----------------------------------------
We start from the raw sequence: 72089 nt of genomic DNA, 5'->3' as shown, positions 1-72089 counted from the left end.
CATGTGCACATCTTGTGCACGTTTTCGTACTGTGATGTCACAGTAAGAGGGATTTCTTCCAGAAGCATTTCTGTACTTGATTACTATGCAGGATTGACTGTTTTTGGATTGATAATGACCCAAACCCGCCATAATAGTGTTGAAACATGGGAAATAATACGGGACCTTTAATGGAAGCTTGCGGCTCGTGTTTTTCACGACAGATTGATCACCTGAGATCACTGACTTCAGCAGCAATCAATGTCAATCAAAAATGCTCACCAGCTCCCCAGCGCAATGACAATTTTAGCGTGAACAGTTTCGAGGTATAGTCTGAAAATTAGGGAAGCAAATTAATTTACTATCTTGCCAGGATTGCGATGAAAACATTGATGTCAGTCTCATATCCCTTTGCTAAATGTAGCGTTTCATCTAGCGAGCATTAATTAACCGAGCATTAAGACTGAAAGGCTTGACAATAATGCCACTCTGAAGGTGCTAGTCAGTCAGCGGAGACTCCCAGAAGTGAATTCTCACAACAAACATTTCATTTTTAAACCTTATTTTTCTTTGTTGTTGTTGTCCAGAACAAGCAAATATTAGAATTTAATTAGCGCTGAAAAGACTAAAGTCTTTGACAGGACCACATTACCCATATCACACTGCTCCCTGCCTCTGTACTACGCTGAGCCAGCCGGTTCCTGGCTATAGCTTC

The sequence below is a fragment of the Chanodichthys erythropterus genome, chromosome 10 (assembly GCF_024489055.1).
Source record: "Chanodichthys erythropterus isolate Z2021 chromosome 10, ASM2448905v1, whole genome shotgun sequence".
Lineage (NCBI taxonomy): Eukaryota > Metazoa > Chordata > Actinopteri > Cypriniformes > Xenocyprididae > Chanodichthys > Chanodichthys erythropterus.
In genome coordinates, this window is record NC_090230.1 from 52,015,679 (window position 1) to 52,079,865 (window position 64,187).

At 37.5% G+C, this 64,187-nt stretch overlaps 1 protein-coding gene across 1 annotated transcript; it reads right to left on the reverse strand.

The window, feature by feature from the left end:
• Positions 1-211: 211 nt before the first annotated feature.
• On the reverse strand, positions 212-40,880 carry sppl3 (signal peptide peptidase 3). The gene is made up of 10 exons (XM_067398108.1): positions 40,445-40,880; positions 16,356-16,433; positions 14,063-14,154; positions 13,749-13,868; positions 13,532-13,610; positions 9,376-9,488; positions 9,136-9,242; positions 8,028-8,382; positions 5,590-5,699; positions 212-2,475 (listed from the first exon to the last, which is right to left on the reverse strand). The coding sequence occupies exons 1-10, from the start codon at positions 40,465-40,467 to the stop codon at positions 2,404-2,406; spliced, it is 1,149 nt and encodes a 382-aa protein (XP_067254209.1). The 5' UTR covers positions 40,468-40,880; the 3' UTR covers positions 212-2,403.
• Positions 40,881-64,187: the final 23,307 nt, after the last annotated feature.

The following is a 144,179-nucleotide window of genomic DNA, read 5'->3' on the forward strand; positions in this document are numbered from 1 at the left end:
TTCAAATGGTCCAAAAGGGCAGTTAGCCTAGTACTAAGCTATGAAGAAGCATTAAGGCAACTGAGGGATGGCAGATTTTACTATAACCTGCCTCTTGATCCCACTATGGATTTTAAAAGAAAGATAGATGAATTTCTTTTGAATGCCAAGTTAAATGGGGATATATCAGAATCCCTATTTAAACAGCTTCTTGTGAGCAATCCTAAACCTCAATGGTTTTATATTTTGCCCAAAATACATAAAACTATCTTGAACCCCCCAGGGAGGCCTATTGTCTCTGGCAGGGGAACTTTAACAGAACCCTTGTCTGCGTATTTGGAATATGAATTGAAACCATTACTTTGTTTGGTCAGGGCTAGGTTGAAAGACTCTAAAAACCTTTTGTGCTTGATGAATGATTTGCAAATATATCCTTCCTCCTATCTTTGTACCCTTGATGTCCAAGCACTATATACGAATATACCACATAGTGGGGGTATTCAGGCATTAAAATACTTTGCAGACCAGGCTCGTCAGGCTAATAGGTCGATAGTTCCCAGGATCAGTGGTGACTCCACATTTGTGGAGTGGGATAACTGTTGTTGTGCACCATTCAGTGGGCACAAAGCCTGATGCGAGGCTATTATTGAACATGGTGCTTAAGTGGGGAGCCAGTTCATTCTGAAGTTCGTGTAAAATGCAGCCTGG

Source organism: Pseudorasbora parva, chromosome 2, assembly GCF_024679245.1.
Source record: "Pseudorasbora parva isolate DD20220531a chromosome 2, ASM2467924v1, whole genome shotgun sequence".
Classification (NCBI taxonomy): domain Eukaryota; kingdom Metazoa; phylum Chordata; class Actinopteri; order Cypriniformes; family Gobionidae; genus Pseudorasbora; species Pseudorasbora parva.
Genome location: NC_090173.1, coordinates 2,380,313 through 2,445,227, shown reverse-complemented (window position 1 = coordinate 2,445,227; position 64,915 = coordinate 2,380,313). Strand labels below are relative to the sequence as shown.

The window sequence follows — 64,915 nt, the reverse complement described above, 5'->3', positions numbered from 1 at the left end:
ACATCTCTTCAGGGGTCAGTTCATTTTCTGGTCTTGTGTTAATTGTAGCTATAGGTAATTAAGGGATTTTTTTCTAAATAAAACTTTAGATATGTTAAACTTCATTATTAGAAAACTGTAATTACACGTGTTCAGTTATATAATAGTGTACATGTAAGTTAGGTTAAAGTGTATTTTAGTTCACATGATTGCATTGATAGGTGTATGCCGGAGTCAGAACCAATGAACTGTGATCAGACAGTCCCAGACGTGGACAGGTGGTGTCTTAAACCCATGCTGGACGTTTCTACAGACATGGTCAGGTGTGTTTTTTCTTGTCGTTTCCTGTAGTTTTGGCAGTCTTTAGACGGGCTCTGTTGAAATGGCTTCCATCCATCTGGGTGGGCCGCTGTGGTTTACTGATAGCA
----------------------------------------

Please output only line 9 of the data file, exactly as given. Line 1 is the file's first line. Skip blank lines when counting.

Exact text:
• Positions 1-211: 211 nt before the first annotated feature.